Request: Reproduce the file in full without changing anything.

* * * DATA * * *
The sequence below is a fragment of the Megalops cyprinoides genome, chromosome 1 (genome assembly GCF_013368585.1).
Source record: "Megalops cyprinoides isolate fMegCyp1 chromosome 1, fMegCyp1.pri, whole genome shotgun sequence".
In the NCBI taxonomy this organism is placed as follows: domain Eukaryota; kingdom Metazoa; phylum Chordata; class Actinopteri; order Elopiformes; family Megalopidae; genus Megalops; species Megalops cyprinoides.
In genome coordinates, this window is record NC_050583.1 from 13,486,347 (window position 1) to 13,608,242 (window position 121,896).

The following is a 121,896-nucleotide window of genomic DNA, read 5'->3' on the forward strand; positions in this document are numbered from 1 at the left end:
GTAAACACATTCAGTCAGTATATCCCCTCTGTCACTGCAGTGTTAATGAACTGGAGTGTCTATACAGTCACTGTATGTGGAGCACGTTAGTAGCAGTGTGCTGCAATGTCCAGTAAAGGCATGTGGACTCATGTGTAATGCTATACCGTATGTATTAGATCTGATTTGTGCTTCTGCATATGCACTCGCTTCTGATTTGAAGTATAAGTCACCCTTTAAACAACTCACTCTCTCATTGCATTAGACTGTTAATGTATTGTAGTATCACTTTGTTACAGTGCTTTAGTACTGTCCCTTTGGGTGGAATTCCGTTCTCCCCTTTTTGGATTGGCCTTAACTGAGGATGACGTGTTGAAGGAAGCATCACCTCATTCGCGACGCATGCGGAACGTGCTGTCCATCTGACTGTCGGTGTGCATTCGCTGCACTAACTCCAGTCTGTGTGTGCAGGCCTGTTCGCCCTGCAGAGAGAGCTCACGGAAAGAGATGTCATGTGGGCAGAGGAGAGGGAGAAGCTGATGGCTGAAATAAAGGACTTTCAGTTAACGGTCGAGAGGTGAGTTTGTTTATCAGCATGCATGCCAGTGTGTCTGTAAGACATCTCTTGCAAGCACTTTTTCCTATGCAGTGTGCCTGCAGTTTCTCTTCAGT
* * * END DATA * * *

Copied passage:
The sequence below is a fragment of the Megalops cyprinoides genome, chromosome 1 (genome assembly GCF_013368585.1).
Source record: "Megalops cyprinoides isolate fMegCyp1 chromosome 1, fMegCyp1.pri, whole genome shotgun sequence".
In the NCBI taxonomy this organism is placed as follows: domain Eukaryota; kingdom Metazoa; phylum Chordata; class Actinopteri; order Elopiformes; family Megalopidae; genus Megalops; species Megalops cyprinoides.
In genome coordinates, this window is record NC_050583.1 from 13,486,347 (window position 1) to 13,608,242 (window position 121,896).

The following is a 121,896-nucleotide window of genomic DNA, read 5'->3' on the forward strand; positions in this document are numbered from 1 at the left end:
GTAAACACATTCAGTCAGTATATCCCCTCTGTCACTGCAGTGTTAATGAACTGGAGTGTCTATACAGTCACTGTATGTGGAGCACGTTAGTAGCAGTGTGCTGCAATGTCCAGTAAAGGCATGTGGACTCATGTGTAATGCTATACCGTATGTATTAGATCTGATTTGTGCTTCTGCATATGCACTCGCTTCTGATTTGAAGTATAAGTCACCCTTTAAACAACTCACTCTCTCATTGCATTAGACTGTTAATGTATTGTAGTATCACTTTGTTACAGTGCTTTAGTACTGTCCCTTTGGGTGGAATTCCGTTCTCCCCTTTTTGGATTGGCCTTAACTGAGGATGACGTGTTGAAGGAAGCATCACCTCATTCGCGACGCATGCGGAACGTGCTGTCCATCTGACTGTCGGTGTGCATTCGCTGCACTAACTCCAGTCTGTGTGTGCAGGCCTGTTCGCCCTGCAGAGAGAGCTCACGGAAAGAGATGTCATGTGGGCAGAGGAGAGGGAGAAGCTGATGGCTGAAATAAAGGACTTTCAGTTAACGGTCGAGAGGTGAGTTTGTTTATCAGCATGCATGCCAGTGTGTCTGTAAGACATCTCTTGCAAGCACTTTTTCCTATGCAGTGTGCCTGCAGTTTCTCTTCAGT